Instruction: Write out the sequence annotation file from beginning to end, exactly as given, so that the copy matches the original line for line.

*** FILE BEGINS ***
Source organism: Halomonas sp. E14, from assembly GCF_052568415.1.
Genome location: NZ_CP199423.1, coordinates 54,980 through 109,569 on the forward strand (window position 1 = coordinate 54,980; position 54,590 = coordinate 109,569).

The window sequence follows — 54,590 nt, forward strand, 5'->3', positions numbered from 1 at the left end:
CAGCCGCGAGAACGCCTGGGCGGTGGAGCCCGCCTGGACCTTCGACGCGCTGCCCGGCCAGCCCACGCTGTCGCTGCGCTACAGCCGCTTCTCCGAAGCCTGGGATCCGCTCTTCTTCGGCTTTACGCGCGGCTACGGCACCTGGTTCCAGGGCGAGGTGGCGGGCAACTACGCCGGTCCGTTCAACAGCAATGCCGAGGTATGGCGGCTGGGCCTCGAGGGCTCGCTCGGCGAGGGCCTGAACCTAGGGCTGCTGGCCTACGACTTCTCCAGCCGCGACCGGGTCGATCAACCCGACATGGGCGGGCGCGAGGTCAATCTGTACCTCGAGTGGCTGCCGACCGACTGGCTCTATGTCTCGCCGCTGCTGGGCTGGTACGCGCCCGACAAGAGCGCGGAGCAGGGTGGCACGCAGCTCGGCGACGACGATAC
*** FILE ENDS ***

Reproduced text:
Source organism: Halomonas sp. E14, from assembly GCF_052568415.1.
Genome location: NZ_CP199423.1, coordinates 54,980 through 109,569 on the forward strand (window position 1 = coordinate 54,980; position 54,590 = coordinate 109,569).

The window sequence follows — 54,590 nt, forward strand, 5'->3', positions numbered from 1 at the left end:
CAGCCGCGAGAACGCCTGGGCGGTGGAGCCCGCCTGGACCTTCGACGCGCTGCCCGGCCAGCCCACGCTGTCGCTGCGCTACAGCCGCTTCTCCGAAGCCTGGGATCCGCTCTTCTTCGGCTTTACGCGCGGCTACGGCACCTGGTTCCAGGGCGAGGTGGCGGGCAACTACGCCGGTCCGTTCAACAGCAATGCCGAGGTATGGCGGCTGGGCCTCGAGGGCTCGCTCGGCGAGGGCCTGAACCTAGGGCTGCTGGCCTACGACTTCTCCAGCCGCGACCGGGTCGATCAACCCGACATGGGCGGGCGCGAGGTCAATCTGTACCTCGAGTGGCTGCCGACCGACTGGCTCTATGTCTCGCCGCTGCTGGGCTGGTACGCGCCCGACAAGAGCGCGGAGCAGGGTGGCACGCAGCTCGGCGACGACGATAC